Process Excellence lines and how supply chain, inflation and sustainability are intertwined.

How inflation, supply chain and sustainability could drive efficiency gains

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Large enterprises are grappling with supply chain issues, inflation and sustainability issues and two things are clear: The three topics are intertwined and could drive technology-driven productivity and efficiency gains.

Chief executives have been talking about supply chain, inflation and sustainability on a host of earnings conference calls. These large enterprises cut across multiple industries including financial services, consumer product goods, manufacturing, healthcare and technology and are seeing higher input costs and shortages of key materials and components. Those issues could also speed up sustainability efforts.

Add it up and companies will have to balance passing on costs to consumers with preserving operating margins through efficiency efforts. One thing is clear: Companies are betting on technologies including process mining, execution management and automation that can make them more efficient to weather the macroeconomic turmoil. Sustainability will be seen as a way to create more resiliency in the future and save money.

Tesla CEO Elon Musk on the company's first quarter earnings call outlined how the moving parts connect. "We have long-term contracts with suppliers, but those long-term contracts will obviously run out and then the year we'll start to see potentially significant cost increases," said Musk, who noted that refining lithium for batteries is a key supply chain issue. "But the macro is sort of looking at the world as a whole and saying, okay, what does it take for Earth to transition to sustainable energy faster?"

Musk also added that Tesla will be raising prices of electric vehicles to account for higher costs.

This balancing act cuts across industries. Albertsons CEO Vivek Sankaran said the supermarket chain is modernizing its supply chain, data analytics and productivity technology as well as embedding sustainability throughout its operations. Albertsons CFO Sharon McCollam said on the company's first quarter earnings conference call:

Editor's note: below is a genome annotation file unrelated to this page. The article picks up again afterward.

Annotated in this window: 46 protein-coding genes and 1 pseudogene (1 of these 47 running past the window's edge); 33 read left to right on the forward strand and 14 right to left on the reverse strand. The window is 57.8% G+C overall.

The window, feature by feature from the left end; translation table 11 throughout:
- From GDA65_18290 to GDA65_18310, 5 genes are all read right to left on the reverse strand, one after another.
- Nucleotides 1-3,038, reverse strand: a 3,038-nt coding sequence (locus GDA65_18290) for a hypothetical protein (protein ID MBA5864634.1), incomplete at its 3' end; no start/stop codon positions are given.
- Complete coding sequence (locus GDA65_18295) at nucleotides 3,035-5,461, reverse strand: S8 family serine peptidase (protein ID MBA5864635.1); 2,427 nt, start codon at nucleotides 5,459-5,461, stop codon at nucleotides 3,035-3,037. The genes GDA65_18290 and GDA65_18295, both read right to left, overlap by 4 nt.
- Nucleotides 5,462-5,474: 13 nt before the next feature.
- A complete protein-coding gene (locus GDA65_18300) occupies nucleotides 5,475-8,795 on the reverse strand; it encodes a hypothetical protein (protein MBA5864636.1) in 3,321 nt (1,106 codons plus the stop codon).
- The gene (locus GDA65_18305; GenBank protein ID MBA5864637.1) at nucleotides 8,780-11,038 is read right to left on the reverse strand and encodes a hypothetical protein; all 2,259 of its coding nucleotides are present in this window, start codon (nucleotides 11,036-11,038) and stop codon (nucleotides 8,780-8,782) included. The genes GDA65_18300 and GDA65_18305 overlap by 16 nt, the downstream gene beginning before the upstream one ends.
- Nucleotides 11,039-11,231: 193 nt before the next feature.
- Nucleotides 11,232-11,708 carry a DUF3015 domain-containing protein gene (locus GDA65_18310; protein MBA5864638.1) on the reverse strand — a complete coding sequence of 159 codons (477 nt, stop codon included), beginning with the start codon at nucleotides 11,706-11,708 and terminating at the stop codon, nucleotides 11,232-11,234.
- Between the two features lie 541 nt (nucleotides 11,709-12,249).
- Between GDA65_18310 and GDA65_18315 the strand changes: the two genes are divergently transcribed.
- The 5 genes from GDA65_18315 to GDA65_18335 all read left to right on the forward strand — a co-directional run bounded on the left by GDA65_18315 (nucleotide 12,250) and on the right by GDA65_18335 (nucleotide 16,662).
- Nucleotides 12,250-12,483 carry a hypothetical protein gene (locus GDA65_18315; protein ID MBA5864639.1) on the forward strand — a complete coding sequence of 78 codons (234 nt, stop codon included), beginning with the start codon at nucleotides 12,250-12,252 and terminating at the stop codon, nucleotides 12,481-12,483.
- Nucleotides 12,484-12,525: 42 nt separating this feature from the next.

We have started framing the next wave of productivity and have already identified $750 million in future savings that we are committing to between fiscal '23 and fiscal '25 in the areas of automation and digital tools, scalable workforce management, modernization of our supply chain and SG&A optimization.

Johnson & Johnson CFO Joseph Wolk said the company is seeing inflation across the enterprise, but its consumer health division is seeing the most. "These external challenges include limited availability and rising prices of certain commodities; as well as increased costs for labor, energy and transportation," he said on the company's first quarter earnings conference call. "Mitigation efforts are underway, including cost improvement initiatives, strategic price increases and contract negotiations with external supply partners."

IBM CEO Arvind Krishna said technology is going to be at the center of managing in the current environment. "Harnessing the power of technologies such as hybrid cloud and AI remains essential as our clients face a number of strategic challenges and opportunities, whether it's competing for talent, supply chain issues, inflation, cybersecurity or geopolitical instability," said Krishna.

Indeed, IBM's consulting unit saw double digit first quarter growth as clients digitized to navigate current challenges.

Procter & Gamble CFO Andre Schulten said enterprises will need to leverage technology to remain nimble. These companies will also have to remain nimble, said Schulten.

Success in our highly competitive industry requires agility that comes with a mindset of constructive disruption, a willingness to change, adapt and create new trends and technologies that will shape our industry in the future. In the current environment, that agility and constructive disruption mindset are even more important.

How these efforts impact sustainability remains to be seen, but there are executives that see acceleration ahead.

Baker Hughes CEO Lorenzo Simonelli said on the company's first quarter conference call that the company, which operates oil rigs, is seeing "the most challenging supply chain and inflationary environment we have seen in several decades."

However, Simonelli also said current challenges are also likely to accelerate clean energy efforts. Simonelli said:

I think the focus right now in the near term has switched to energy security, reliability and diversity. But we don't believe that sustainability goes away. And in fact, if you look at some of the policies even introduced in Germany, the 2035 Energy Plan still continues focus on sustainability.

We think the current environment will actually accelerate clean energy initiatives, particularly for fuels like hydrogen, which EU is making a large part of its long-term energy plan. What we're seeing from the current situation is that you cannot become too reliant on one country or one source of energy. So, diversity of supply is critical.

More on sustainability:

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Larry Dignan
Editor in Chief

Larry Dignan is Celonis Media’s Editor-in-Chief. He is the former Editor in Chief of ZDNet and has covered the technology industry and transformation trends for more than two decades, publishing articles in WallStreetWeek.com, Inter@ctive Week, The New York Times, and Financial Planning magazine.

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